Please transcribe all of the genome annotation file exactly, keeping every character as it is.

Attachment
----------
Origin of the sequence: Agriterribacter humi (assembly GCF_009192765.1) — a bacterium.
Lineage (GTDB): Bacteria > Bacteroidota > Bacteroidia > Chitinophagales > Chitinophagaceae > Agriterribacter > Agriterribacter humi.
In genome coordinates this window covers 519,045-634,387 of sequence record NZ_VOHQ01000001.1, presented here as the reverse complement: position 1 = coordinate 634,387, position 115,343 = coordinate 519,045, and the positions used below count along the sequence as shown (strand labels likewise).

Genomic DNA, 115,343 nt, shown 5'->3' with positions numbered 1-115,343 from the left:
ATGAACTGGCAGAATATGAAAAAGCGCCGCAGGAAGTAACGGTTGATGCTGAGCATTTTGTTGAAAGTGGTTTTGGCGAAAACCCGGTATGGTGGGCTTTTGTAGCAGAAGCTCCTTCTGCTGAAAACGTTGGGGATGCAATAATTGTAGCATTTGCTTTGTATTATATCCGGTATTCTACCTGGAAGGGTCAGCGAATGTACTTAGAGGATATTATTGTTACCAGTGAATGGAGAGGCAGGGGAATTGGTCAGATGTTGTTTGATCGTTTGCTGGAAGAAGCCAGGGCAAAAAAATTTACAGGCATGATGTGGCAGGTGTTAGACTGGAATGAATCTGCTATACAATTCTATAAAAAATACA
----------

Origin of the sequence: Agriterribacter humi (assembly GCF_009192765.1) — a bacterium.
Lineage (GTDB): Bacteria > Bacteroidota > Bacteroidia > Chitinophagales > Chitinophagaceae > Agriterribacter > Agriterribacter humi.
In genome coordinates this window covers 519,045-634,387 of sequence record NZ_VOHQ01000001.1, presented here as the reverse complement: position 1 = coordinate 634,387, position 115,343 = coordinate 519,045, and the positions used below count along the sequence as shown (strand labels likewise).

Genomic DNA, 115,343 nt, shown 5'->3' with positions numbered 1-115,343 from the left:
ATGAACTGGCAGAATATGAAAAAGCGCCGCAGGAAGTAACGGTTGATGCTGAGCATTTTGTTGAAAGTGGTTTTGGCGAAAACCCGGTATGGTGGGCTTTTGTAGCAGAAGCTCCTTCTGCTGAAAACGTTGGGGATGCAATAATTGTAGCATTTGCTTTGTATTATATCCGGTATTCTACCTGGAAGGGTCAGCGAATGTACTTAGAGGATATTATTGTTACCAGTGAATGGAGAGGCAGGGGAATTGGTCAGATGTTGTTTGATCGTTTGCTGGAAGAAGCCAGGGCAAAAAAATTTACAGGCATGATGTGGCAGGTGTTAGACTGGAATGAATCTGCTATACAATTCTATAAAAAATACA